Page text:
On 16 Feb 2012, at 23:37, meekerdb wrote:

On 2/16/2012 1:00 PM, acw wrote:
On 2/16/2012 20:40, Stephen P. King wrote:
On 2/16/2012 2:32 PM, meekerdb wrote:
On 2/16/2012 11:09 AM, Stephen P. King wrote:

All of this substitution stuff is predicated upon the possibility
that the brain can be emulated by a Universal Turing Machine. It
would be helpful if we first established that a Turing Machine is
capable of what we are assuming it do be able to do. I am pretty well convinced that it cannot based on all that I have studied of QM and
its implications.

This where the paradox of the philosophical zombie arises. It seems
pretty certain that a TM, given the right program, can exhibit
intelligence. So can we then deny that it is conscious based on
unobservable quantum entanglements (i.e. those that make its
computation classical)?

So is intelligence and consciousness, ala having 1p, qualia and all that
subjective experience stuff, the same thing in your mind?
Surely they must be related. If not, you do indeed get the p. zombie problem: someone who acts in all respects like a different person with (assumed) consciousness, indistinguishable in behavior, yet without consciousness. The question boils down to: let's say you knew some person well, they one day got a digital brain transplant, they still behave more or less as you remember them, do you think they are now without consciousness or merely that their consciousness is a bit changed due to different quantum entanglements?

I think substituting for neurons or even groups of neurons in the human brain would preserve consciousness with perhaps minor changes. But when it comes to the question of whether an intelligent behaving robot is necessarily conscious, I'm not so sure. I think it would depend on the structure and programming. It would have *some kind* or consciousness, but it might be rather different from human consciousness.

Note that Bruno answers the concern that interaction/entanglement with the environment by saying that the correct level of substitution may include arbitrarily large parts of the environment. I think this is problematic because the substitution (and the computation) are necessarily classical.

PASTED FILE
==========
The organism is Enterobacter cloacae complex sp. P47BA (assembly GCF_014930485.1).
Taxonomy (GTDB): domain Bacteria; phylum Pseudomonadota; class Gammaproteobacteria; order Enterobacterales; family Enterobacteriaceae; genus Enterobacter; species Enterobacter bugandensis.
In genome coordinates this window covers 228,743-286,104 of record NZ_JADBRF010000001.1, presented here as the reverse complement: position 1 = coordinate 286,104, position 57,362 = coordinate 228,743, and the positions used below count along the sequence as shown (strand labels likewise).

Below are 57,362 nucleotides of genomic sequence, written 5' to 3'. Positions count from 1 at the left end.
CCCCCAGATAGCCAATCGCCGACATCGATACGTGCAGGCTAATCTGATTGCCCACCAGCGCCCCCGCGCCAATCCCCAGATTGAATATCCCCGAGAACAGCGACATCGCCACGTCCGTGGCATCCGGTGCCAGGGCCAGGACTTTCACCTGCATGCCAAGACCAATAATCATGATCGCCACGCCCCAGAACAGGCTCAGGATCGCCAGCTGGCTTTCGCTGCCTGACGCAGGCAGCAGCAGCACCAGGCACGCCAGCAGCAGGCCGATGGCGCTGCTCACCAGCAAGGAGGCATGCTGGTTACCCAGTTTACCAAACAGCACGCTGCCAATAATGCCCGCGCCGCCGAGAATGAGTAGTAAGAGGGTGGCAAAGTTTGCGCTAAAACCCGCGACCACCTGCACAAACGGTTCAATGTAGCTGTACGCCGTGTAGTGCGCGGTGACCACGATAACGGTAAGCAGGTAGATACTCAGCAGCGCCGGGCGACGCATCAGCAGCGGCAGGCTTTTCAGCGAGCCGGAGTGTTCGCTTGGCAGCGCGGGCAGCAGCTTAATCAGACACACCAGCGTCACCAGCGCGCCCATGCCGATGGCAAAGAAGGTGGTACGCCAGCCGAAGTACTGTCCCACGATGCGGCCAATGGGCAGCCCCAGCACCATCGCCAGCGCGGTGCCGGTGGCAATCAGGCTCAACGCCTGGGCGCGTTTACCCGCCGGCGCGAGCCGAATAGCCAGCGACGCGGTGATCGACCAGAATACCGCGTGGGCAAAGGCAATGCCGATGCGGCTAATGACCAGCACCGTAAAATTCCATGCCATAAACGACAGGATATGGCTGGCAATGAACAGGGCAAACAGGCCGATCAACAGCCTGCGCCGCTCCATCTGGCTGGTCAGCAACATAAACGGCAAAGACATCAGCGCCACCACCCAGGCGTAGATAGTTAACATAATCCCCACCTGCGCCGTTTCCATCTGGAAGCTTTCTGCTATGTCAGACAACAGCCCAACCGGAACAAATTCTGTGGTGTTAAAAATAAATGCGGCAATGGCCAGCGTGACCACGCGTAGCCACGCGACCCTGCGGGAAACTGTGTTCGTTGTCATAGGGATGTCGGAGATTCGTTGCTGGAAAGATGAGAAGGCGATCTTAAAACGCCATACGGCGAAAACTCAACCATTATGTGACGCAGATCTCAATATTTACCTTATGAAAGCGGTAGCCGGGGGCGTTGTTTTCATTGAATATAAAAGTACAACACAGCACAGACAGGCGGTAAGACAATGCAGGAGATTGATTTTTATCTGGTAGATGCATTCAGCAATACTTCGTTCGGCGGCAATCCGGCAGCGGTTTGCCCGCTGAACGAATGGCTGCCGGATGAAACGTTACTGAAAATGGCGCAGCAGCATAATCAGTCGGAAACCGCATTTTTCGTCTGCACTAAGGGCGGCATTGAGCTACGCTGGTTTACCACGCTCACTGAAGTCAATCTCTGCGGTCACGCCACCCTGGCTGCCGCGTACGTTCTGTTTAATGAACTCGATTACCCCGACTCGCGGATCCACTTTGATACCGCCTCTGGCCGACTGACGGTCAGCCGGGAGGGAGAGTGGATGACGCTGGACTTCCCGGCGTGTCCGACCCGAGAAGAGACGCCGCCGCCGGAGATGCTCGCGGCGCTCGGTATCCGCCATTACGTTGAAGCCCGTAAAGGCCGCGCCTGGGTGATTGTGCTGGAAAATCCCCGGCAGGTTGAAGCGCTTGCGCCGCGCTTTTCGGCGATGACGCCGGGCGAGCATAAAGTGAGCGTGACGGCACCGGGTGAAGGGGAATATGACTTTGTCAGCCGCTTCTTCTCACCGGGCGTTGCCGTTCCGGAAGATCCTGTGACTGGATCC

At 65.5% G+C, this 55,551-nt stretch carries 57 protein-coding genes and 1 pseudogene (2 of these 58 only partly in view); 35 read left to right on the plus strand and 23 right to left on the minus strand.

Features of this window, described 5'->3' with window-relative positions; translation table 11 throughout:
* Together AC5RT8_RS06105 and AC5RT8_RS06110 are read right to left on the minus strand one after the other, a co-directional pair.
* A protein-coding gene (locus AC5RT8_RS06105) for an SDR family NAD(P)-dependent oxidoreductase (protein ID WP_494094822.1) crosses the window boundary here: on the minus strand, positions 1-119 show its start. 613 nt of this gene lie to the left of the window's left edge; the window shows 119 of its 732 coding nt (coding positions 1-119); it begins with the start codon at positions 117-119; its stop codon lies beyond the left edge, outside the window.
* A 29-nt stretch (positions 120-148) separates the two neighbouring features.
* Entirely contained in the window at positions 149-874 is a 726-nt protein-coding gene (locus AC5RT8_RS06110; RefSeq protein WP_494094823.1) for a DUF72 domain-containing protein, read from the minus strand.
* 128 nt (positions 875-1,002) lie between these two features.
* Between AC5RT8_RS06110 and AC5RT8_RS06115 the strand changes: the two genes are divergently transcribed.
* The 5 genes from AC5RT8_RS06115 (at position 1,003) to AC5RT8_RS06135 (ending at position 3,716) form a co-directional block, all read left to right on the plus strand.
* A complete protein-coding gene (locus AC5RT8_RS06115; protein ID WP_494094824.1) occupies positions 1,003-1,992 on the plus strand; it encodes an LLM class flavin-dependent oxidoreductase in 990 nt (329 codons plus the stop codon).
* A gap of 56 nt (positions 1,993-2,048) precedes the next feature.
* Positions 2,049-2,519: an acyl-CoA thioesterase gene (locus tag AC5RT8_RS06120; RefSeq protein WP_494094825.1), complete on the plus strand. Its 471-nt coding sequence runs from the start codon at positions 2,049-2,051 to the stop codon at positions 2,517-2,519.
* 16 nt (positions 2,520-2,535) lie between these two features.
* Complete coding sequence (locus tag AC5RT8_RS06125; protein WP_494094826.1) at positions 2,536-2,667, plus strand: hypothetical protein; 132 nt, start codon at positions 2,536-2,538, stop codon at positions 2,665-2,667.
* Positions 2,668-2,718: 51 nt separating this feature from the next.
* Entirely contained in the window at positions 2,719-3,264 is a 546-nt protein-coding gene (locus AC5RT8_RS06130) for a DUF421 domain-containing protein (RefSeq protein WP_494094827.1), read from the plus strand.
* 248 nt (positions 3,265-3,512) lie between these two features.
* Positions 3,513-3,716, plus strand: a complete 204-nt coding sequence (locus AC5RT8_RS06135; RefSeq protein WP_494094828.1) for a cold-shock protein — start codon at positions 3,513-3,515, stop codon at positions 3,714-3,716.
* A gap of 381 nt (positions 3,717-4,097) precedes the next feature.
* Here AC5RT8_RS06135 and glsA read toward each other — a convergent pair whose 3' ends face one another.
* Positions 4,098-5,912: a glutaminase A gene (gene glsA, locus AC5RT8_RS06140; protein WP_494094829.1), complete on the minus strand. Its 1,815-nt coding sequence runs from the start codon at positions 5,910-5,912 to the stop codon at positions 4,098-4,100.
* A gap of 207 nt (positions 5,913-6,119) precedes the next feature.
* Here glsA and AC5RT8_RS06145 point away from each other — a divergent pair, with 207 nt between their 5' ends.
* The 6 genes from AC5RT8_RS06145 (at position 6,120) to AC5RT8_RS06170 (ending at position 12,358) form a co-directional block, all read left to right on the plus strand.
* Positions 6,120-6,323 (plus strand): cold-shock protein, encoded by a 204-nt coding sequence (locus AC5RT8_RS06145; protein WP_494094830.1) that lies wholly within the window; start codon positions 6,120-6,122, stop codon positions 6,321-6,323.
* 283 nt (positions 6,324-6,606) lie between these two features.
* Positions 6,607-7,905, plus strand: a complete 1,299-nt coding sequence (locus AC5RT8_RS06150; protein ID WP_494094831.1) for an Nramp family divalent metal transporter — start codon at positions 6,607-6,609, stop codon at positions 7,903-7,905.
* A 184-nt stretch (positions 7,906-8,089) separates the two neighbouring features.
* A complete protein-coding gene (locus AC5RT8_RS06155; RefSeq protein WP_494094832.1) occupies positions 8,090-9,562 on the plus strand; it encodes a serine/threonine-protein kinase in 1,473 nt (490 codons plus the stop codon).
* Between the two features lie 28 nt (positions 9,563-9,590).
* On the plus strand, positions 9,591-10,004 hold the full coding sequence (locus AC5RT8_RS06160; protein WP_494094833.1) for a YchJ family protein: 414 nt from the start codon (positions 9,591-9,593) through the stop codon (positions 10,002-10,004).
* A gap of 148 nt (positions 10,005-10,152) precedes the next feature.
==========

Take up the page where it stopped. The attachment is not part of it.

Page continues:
I don't see why this would be a problem. Quantum computation is Turing emulable. So, if my state is my "complete" quantum state, then I am entangled with the whole universe, and this would only mean that the quantum dovetailer on the vacuum state wins the "measure battle". This would be rather astonishing, but is not logically impossible. Now, if true, we have to show, once we assume comp, that such is the case. It would mean that the only semantics of the material hypostases (the modal logic of the family S4Grz1, X1*, Z1*) would contains the quantum computing machinery. That is not impossible. Note also that this would not prevent local duplication, à la "yes doctor", providing some quantum swapping of the entanglement between "me" and the physical universe.



You received this message because you are subscribed to the Google Groups 
"Everything List" group.
To post to this group, send email to everything-list@googlegroups.com.
To unsubscribe from this group, send email to 
For more options, visit this group at 

Reply via email to